Archivi tag: basics

How to get started with Prism in 3 easy steps

In this post we explore the basics of Prism to create a mantainable and scalable WPF application.


How to get started

  1. Download the nuget Prims.Xyz package for your Platform: in this example for WPF (Prims.WPF and Prism.Unity) with Visual Studio;
  2. Create a bootstrapper;
  3. Edit App.xaml and App.xaml.cs files;
  4. (Bonus point) Reorganize our project.

With this procedure we are setting the foundation for our Prism-enabled app.

1. Download

With the Manage Nuget tool in Visual Studio download the following packages: Prims.WPF and Prims.Unity. Visual Studio will take care of the process and at the end we’ll have these packages installed:


2. Create a Bootstrapper

In our project we add a new Class. The name is not important but it has to derive from UnityBootstrapper.

using Microsoft.Practices.Unity;
using Prism.Unity;
using System.Windows;

namespace IC6.Prism
 class Bootstrapper : UnityBootstrapper
   protected override DependencyObject CreateShell()
    return Container.Resolve<MainWindow>();

 protected override void InitializeShell()

3. Edit App.xaml and App.xaml.cs files.

In our project we edit the App.xaml to remove the StartupUri attribute since now that part of the initialization is handled by Prism with Unity.

<Application x:Class="IC6.Prism.App"


In the code behind file (App.xaml.cs) we override the OnStartup method to implement our custom startup logic that leverages the Bootstrapper.

using System.Windows;

namespace IC6.Prism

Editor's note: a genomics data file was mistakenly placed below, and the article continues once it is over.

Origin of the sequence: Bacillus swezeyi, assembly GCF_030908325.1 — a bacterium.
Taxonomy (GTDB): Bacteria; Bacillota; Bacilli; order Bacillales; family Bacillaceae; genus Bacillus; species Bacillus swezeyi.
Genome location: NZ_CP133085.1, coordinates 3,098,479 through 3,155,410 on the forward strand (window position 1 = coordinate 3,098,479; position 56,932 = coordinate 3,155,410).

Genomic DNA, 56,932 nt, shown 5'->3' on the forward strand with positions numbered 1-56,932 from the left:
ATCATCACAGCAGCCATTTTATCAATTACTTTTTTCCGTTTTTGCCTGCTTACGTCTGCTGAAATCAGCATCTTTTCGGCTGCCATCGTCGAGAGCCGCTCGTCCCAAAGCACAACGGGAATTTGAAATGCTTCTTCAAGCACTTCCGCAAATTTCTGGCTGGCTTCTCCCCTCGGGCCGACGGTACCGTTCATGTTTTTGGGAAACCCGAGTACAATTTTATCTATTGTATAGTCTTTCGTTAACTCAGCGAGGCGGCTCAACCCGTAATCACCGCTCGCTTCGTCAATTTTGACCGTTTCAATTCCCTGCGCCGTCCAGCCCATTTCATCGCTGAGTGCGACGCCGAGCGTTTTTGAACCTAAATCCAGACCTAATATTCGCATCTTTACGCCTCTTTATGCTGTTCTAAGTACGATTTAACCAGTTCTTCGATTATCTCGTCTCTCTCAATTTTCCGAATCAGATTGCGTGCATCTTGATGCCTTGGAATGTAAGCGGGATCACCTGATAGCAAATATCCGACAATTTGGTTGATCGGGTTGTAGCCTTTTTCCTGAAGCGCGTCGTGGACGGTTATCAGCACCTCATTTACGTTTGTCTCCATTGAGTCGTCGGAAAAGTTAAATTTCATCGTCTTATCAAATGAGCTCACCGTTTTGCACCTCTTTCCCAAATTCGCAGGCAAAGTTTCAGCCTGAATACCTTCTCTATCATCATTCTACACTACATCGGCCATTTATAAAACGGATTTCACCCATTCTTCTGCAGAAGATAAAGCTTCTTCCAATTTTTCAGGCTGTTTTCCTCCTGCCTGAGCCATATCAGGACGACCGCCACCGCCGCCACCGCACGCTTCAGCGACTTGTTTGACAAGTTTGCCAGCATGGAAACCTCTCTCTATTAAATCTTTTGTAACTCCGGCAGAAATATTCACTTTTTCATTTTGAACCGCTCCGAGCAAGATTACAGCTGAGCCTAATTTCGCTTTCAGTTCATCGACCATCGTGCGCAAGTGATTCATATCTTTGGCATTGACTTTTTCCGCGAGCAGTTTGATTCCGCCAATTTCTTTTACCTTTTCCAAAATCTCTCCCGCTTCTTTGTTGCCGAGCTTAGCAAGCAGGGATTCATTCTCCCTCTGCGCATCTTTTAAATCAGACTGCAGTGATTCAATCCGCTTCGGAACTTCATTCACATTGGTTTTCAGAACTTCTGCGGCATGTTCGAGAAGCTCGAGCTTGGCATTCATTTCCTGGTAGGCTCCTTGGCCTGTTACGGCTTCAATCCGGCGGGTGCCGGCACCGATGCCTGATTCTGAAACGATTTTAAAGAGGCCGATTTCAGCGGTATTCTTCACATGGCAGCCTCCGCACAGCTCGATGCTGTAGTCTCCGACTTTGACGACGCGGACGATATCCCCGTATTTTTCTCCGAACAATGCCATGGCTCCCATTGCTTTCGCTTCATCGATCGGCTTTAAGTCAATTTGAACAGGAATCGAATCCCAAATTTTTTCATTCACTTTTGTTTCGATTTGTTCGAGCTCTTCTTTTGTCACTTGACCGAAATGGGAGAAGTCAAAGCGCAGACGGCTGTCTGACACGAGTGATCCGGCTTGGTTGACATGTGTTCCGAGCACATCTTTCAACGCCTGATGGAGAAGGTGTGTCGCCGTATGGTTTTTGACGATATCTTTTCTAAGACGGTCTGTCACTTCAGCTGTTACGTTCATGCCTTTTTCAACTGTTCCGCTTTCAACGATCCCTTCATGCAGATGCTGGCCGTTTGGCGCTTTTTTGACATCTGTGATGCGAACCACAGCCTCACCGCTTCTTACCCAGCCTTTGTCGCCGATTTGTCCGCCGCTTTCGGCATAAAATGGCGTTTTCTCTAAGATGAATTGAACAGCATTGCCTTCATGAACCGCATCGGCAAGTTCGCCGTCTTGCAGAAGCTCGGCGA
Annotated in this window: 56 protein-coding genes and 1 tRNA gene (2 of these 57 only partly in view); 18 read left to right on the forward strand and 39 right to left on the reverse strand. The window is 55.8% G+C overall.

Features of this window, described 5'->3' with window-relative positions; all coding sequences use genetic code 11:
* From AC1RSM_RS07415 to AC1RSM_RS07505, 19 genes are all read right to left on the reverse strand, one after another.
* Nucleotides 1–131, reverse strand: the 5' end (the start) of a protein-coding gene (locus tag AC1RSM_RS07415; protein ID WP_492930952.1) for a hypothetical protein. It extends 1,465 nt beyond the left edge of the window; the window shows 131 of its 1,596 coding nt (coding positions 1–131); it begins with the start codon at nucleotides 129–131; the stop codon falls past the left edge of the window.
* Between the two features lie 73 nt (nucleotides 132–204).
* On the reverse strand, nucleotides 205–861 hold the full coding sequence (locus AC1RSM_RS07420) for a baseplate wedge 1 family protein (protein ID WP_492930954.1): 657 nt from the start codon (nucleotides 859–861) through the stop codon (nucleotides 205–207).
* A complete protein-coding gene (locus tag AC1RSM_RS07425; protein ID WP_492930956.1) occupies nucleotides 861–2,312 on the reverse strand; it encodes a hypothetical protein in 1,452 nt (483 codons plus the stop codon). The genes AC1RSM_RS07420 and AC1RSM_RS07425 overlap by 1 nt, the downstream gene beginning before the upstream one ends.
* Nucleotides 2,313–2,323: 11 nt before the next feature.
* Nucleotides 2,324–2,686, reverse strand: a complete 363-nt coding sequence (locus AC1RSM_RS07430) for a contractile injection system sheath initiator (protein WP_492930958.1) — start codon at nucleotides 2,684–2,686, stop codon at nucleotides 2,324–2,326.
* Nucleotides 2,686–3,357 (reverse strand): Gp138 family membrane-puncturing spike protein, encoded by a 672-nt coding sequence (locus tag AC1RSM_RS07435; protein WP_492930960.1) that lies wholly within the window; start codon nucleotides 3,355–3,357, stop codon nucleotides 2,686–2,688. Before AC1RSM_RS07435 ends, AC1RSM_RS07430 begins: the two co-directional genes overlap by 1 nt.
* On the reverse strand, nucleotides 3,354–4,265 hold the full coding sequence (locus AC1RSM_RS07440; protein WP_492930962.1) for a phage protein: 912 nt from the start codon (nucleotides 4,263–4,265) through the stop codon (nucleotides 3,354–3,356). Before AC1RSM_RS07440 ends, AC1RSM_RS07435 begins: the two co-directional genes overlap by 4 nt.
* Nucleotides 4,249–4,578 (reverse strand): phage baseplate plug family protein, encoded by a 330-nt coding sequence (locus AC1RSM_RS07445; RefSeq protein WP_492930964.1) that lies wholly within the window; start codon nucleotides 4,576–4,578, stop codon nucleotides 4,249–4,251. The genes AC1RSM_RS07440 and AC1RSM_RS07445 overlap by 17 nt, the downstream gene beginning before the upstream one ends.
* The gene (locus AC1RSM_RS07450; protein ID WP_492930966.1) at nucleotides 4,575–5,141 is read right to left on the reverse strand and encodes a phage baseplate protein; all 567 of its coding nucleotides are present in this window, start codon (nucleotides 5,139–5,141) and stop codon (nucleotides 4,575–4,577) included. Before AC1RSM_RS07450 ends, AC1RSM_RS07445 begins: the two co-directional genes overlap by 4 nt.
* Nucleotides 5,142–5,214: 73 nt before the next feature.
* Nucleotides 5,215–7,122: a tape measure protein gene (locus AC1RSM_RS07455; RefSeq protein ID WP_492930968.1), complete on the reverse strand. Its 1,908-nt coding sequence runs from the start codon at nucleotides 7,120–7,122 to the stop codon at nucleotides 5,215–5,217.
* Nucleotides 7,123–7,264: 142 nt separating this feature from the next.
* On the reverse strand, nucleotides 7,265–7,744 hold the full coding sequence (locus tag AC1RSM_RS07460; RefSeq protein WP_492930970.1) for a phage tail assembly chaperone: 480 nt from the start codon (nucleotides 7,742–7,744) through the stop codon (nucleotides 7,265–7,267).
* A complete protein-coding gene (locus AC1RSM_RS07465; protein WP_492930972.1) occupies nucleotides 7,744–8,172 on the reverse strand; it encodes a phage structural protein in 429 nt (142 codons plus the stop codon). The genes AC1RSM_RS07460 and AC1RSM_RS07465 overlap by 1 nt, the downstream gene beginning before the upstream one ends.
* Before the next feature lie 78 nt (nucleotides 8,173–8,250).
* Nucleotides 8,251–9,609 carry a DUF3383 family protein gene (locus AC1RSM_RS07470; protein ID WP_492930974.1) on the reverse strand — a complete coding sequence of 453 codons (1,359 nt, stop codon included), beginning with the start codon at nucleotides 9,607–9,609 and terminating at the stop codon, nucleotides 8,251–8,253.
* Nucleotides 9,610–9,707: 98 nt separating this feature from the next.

public partial class App : Application
   protected override void OnStartup(StartupEventArgs e)

    var bootstrapper = new Bootstrapper();

4. Bonus point

Since we’re using Prism to get the most from MVVM pattern (and other features) we are going also to better organize our project. We delete the MainWindow.xaml and its code behind files from the solution, then we create a new folder called Views and finally create a new Window called MainWindow inside. This is the result.


Back to school time

We’ve started this post with just code and not so much theory about what we are doing.

Why do we need a bootstrapper? A Prism application requires registration and configuration during the application startup process. This is known as bootstrapping the application. The Prism bootstrapping process includes creating and configuring a module catalog, creating a dependency injection container such as Unity, configuring default region adapter for UI composition, creating and initializing the shell view, and initializing modules.

In a traditional Windows Presentation Foundation (WPF) application, a startup Uniform Resource Identifier (URI) is specified in the App.xaml file that launches the main window.
In an application created with the Prism Library, it is the bootstrapper’s responsibility to create the shell or the main window. This is because the shell relies on services, such as the Region Manager, that need to be registered before the shell can be displayed.

Dependency Injection

Applications built with the Prism Library rely on dependency injection provided by a container. The library provides assemblies that work with Unity and it allows us to use other dependency injection containers. Part of the bootstrapping process is to configure. this container and register types with the container.


In this post we introduced Prims and made baby steps. With this approach we’re setting the architecure of our app to be scalable and mantainable. In the next posts we’ll go forward and learn other Prism foundamentals.


Dependency Injection:

Prism GitHub homepage: